Division III Presidents Council chair Fayneese Miller, president at Hamline, said the Association will continue to work with Congress to develop a national law that will help colleges and universities, student-athletes and their families better navigate the name, image and likeness landscape.

“The new interim policy provides college athletes and their families some sense of clarity around name, image and likeness, but we are committed to doing more,” Miller said. “We need to continue working with Congress for a more permanent solution.”

The temporary policy will remain in place until federal legislation or new NCAA rules are adopted. With the NIL interim policy, schools and conferences may choose to adopt their own additional policies.”

Okay, we understand most of it.


If you are a student athlete and Company A or Alumni B wants to pay you a lot of money in endorsements, as a student athlete, you simply need to know how to spell the word “yes”.

Isn’t getting a college education grand? Now, you’ll make a lot more than a grand., Post-of-Kazakhstan-1-2-Wikipedia.jpg

The sports and news leaders at ESPN can say it much better than we can, “College sports is in the midst of its most significant changes in a generation. A mixture of new state laws and NCAA rules changes that went into effect on July 1 have provided athletes with varying degrees of new protections and opportunities to make money by selling their name, image and likeness (NIL) rights.”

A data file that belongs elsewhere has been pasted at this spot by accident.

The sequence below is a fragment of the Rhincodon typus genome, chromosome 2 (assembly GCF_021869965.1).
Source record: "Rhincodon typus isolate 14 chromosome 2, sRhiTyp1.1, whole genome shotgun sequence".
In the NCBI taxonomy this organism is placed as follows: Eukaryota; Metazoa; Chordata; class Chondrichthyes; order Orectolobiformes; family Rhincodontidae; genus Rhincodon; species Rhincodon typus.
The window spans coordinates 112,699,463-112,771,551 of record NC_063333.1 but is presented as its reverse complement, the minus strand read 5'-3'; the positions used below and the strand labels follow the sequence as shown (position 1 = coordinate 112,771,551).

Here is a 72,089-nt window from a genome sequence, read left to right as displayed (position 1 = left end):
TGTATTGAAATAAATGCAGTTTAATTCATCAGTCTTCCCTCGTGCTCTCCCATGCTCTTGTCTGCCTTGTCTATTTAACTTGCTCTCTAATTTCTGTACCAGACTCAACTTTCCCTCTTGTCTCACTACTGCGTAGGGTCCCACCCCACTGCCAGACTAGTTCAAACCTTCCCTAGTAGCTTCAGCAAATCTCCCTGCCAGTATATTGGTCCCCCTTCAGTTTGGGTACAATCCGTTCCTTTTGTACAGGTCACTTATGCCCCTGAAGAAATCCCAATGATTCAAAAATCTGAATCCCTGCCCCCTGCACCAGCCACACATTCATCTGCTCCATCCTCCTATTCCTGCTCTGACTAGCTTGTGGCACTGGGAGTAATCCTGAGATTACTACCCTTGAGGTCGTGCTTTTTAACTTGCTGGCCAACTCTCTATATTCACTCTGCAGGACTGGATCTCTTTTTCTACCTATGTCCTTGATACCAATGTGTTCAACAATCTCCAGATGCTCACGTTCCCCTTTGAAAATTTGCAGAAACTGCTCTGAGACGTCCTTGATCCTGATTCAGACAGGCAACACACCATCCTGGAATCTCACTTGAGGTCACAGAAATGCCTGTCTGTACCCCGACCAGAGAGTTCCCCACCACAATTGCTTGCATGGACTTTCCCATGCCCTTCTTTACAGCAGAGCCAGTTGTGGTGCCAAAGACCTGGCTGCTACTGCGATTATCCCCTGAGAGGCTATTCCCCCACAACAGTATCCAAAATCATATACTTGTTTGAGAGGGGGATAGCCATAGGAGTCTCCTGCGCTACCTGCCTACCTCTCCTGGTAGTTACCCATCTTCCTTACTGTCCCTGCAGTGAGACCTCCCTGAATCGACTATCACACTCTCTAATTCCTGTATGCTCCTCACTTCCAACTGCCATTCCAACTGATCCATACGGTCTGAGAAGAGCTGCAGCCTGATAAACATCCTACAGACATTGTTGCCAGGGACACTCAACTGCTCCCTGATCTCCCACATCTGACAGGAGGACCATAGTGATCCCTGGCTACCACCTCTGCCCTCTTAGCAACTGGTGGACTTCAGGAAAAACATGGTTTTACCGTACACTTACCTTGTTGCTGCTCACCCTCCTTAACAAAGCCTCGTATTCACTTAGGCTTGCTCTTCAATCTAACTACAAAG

We understand better now.

This is really great news that coincides with more breaking news.

As reported at, “The University of Iowa Athletics Department is adding women’s wrestling as an intercollegiate program, becoming the first NCAA Division I, Power Five conference institution to offer the sport.”

The University of Iowa is the first Division I, Power Five School to approve a women’s wrestling program.

The Power Five conferences are five athletic conferences which are considered to be the elite in college football in the United States.

They are part of the Football Bowl Subdivision (FBS) of NCAA Division I, the highest level of collegiate football in the nation.

The conferences are the Atlantic Coast Conference (ACC), Big Ten Conference, Big 12 Conference, Pac-12 Conference, and Southeastern Conference (SEC).

Fully competitive women’s freestyle wrestling is moving into the big leagues.,

Very impressive. It will place them in a position to achieve greater success and have their image and likeness become worth a lot of money.

The growth of female wrestling has been trending upward for some time.

As reported by ESPN, “87 girls from 55 high schools found their way to the mats for North Carolina’s first official high school girls’ wrestling invitational contest.

The state is one of many experiencing a boom in female wrestlers. For years, girls around the country were folded into boys’ programs. But since 2001, the number of girls in high school wrestling has soared from 3,405 to nearly 17,000, buoyed by the introduction of women to Olympic wrestling in 2004 and the rise of MMA.”

So, now that we all might agree that amateur sports is about love and money, even if you wear shoulder pads, it might be time to go out and purchase a very expensive suit.

To impress your sponsors.,

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OPENING PHOTO, By-Master1305-Shutterstock-photo-credit-Editorial-u